Made of the Right Material
October 01, 2007
“Physics has completely changed my perception of the world,” says Andrew Dittmore. “I’ve discovered that solutions to many real-world problems require more than compassion; they require critical thinking, clear communication, and mathematical literacy.”
Dittmore was recently awarded a prestigious National Defense and Science Engineering Graduate Fellowship, which rewards individuals with demonstrated ability and special aptitude for advanced science and engineering. He’s the first Lewis & Clark graduate to receive this honor, and one of 200 winners selected from 3,400 applicants. The program covers all tuition and fees for three years of graduate work, plus a stipend totaling $93,000.
Now at the University of California at Santa Barbara, Dittmore is working toward his Ph.D. in the school’s top-ranked materials science and engineering program.
At 16, Dittmore earned a GED and headed to Portland Community College for a year. He came to Lewis & Clark as a sophomore in 2001–just when it was time to declare a major. “I chose physics without really knowing what I was getting into,” he says. “It’s as inspiring as it is challenging.”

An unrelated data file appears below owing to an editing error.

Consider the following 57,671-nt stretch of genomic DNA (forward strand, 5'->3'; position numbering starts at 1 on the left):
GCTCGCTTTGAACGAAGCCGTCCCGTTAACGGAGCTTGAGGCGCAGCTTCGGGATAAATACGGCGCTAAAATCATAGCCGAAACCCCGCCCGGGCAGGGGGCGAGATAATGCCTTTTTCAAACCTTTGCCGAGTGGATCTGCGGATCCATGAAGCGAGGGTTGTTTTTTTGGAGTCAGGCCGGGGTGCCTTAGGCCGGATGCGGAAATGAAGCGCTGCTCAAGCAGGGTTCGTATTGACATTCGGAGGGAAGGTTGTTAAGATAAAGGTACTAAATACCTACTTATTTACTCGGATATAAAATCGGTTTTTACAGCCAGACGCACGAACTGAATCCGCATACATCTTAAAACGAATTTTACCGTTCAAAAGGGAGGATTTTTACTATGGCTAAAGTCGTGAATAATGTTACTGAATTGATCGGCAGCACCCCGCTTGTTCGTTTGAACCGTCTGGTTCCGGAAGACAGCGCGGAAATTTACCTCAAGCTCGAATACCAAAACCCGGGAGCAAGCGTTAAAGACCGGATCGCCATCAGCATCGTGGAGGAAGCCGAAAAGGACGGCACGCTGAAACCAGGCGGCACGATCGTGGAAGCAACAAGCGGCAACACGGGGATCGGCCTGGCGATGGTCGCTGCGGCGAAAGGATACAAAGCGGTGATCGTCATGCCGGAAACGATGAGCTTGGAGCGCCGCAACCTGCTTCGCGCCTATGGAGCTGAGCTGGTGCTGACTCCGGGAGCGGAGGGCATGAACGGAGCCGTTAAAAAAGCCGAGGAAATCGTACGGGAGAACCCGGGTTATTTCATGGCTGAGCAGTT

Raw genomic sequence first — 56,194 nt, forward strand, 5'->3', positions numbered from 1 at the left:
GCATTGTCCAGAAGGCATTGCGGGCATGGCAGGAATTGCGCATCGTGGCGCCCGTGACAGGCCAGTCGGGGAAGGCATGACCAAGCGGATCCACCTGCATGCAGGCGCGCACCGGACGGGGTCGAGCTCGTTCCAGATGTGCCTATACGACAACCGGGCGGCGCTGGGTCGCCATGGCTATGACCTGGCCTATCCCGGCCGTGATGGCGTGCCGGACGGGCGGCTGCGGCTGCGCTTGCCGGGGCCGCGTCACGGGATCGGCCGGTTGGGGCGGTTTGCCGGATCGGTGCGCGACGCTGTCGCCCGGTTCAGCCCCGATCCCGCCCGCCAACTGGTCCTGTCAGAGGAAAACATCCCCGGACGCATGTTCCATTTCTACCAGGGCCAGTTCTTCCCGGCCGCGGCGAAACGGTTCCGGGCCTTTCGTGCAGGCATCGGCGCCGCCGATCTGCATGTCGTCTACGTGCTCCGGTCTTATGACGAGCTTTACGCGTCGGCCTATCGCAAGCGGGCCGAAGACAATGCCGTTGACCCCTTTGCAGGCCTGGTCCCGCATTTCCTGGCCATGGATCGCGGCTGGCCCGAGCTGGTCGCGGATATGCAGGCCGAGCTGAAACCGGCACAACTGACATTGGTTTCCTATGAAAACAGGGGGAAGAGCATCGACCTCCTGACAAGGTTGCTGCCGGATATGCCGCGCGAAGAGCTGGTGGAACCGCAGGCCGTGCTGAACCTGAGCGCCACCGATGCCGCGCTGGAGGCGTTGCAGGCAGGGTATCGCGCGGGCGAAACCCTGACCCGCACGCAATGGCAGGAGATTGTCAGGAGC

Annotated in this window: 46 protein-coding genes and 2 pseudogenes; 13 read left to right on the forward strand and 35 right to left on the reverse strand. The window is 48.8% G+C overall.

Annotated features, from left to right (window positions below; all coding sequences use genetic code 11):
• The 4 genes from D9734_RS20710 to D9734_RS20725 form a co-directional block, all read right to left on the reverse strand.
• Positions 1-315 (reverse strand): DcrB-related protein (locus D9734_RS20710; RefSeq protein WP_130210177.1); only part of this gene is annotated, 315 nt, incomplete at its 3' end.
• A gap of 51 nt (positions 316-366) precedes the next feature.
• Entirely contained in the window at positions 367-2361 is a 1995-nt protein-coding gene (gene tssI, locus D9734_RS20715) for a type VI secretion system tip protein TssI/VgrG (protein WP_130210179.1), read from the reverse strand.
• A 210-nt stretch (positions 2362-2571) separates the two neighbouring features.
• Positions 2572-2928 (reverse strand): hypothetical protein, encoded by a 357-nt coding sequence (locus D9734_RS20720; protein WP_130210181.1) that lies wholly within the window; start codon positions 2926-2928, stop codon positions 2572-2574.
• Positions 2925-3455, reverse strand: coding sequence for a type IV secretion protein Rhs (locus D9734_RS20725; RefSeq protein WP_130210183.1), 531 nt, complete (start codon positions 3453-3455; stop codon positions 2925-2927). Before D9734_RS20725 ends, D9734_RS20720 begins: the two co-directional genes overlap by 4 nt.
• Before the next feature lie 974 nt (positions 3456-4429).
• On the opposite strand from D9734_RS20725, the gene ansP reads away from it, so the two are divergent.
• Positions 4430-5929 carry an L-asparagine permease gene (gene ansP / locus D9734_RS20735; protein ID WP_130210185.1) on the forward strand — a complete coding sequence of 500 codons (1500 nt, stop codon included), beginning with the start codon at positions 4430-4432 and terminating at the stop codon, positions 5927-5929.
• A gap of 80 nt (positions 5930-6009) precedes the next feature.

For the next three summers, he took advantage of opportunities offered through the John S. Rogers Science Research Program, gaining proficiency in theory, experimentation, and presentation. He also credits the hands-on setting of the College’s Natural Science Shop as an invaluable resource.
“I investigated the information structure of biological sequences in the math department, wrote computer programs to process experimental data in the biology department, and studied chaos theory in the physics department,” he says. His work culminated in an honors thesis titled “Ordered Switching between Chaotic Modes.”
Research opportunities like these, he says, gave him strong problem-solving skills that complemented other facets of his liberal arts education.
After graduating with honors in physics, he headed to Maui for six months, where he lived in a tent at the edge of a rain forest filled with geckos. Dittmore then returned to Lewis & Clark as a research assistant for Kellar Autumn, associate professor of biology, and tested nanostructured gecko adhesive material. He also taught first-year engineering at Portland Community College and an introductory physics lab at Lewis & Clark.
Dittmore’s multidisciplinary approach to his education is as creative and bold as his future goals: inventor, entrepreneur, and professor.
–by Pattie Pace